How to Implement Value-Based Pricing

How to implement Value-based pricing


Creating a pricing strategy that works for your brand and product is vital to ensuring you create happy customers and a healthy sales pipeline. Most organisations seem to implement cost-based pricing into their organisation which can be effective. However, using value-based pricing ensure your customers value their purchase and are as happy as this guy:

How would you implement value-based pricing?

Here at Sonician we love the idea of value-based pricing and we have actively engaged in using this strategy to price some of our products. However, to implement such a pricing system you firstly need to determine if you can sustain your business using Value-Based Pricing? If you already have high overheads then value-based pricing probably isn’t for you.

The next step is to determine what your customers are willing to pay for your products. This is one of the best ways to create value for your customers, creating a pricing strategy which is in tune with how much they value the services or products.




Determining how much your customers value your product is harder than it seems. To help you in the process of detailing how much your customers value your product you need to begin the process of creating an ideal customer; the ideal persona.

Now I understand all customers aren’t the same and you’re more than likely to have to create more than one ideal customer profile to fit your actual buyer base.


Once you have created your ideal customer profiles, the evaluating and surveying begins. It’s time to develop a survey that helps you determine how your ideal customers value your product. You can survey current customers, potential customers or people that fit your ideal customer profiles (what ever you do, make sure the people you survey match these profiles). Considering, you are taking up their time make sure you develop a short and concise survey and possibly even offer a reward for whoever completes the survey (because that’s what it’s all about, creating value!).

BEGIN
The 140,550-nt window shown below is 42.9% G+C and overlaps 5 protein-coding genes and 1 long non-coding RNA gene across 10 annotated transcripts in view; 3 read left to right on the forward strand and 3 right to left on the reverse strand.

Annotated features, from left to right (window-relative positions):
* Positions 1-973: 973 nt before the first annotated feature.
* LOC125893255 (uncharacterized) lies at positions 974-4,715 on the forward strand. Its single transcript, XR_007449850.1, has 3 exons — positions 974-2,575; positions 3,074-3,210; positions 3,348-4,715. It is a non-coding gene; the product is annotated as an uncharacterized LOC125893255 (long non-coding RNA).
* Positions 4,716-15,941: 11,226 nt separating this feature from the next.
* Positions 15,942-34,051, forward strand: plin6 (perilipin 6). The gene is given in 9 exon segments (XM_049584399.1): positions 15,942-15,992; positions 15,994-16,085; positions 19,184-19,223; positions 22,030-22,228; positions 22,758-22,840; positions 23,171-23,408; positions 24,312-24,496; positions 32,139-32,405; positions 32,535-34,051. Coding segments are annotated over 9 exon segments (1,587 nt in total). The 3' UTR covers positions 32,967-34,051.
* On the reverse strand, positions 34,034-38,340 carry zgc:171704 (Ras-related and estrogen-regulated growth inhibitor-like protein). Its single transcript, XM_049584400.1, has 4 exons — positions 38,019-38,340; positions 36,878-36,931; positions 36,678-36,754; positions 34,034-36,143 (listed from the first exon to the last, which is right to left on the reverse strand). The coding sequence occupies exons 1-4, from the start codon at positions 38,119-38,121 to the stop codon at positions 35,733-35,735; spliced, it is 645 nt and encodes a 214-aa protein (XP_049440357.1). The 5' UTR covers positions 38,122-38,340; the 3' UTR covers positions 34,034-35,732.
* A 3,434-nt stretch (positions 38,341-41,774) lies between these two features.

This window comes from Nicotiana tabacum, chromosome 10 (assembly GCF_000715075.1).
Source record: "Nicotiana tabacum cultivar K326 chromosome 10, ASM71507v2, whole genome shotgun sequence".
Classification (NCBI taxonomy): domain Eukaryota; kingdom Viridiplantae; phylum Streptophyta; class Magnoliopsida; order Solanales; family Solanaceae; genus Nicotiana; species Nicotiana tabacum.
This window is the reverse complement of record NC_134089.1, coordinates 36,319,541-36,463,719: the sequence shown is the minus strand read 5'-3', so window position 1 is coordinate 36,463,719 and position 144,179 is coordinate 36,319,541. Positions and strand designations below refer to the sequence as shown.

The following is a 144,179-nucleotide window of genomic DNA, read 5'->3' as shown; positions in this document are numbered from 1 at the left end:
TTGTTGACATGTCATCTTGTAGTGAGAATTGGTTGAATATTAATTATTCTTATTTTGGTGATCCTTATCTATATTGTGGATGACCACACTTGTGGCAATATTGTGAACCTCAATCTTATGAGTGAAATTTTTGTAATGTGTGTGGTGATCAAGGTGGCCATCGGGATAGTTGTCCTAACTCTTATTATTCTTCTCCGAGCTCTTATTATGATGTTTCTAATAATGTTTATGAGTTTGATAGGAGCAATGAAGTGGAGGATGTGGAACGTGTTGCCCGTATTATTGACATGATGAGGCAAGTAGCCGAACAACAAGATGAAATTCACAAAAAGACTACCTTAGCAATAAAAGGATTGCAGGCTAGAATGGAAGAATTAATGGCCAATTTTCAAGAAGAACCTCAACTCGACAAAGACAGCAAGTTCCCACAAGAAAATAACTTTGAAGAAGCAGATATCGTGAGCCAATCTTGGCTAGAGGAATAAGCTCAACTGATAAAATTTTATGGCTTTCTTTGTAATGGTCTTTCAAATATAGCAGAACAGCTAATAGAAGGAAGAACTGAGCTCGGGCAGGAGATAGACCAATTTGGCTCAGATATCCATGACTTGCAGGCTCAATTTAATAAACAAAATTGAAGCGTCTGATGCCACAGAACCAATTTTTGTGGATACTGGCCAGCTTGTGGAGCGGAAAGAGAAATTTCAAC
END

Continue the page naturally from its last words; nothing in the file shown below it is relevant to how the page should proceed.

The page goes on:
If this process has gone smoothly and the people you have surveyed match your ideal customer profiles as closely as possible, it’s then time to begin your data analysis. More than likely you may see certain trends emerge from your data.

This is where you can begin to develop your product packages and pricing, because the trends will emerge on which products your ‘ideal customer profiles’ will value the most. On top of using this pricing strategy to create value it also aids in the learning about your customer base. For some organisations it might come as a surprise on what their ideal customers actually value, your customers might value some products which you didn’t think to emphasize.

Outlined above is one method of introducing this pricing strategy, over the next few weeks we will be providing examples/templates on surveys and survey questions which you guys can put into practice yourselves. This can be the perfect time for actually reaching out because of the holiday season and your customer base may have time to complete your surveys. So make sure you watch this Space!!



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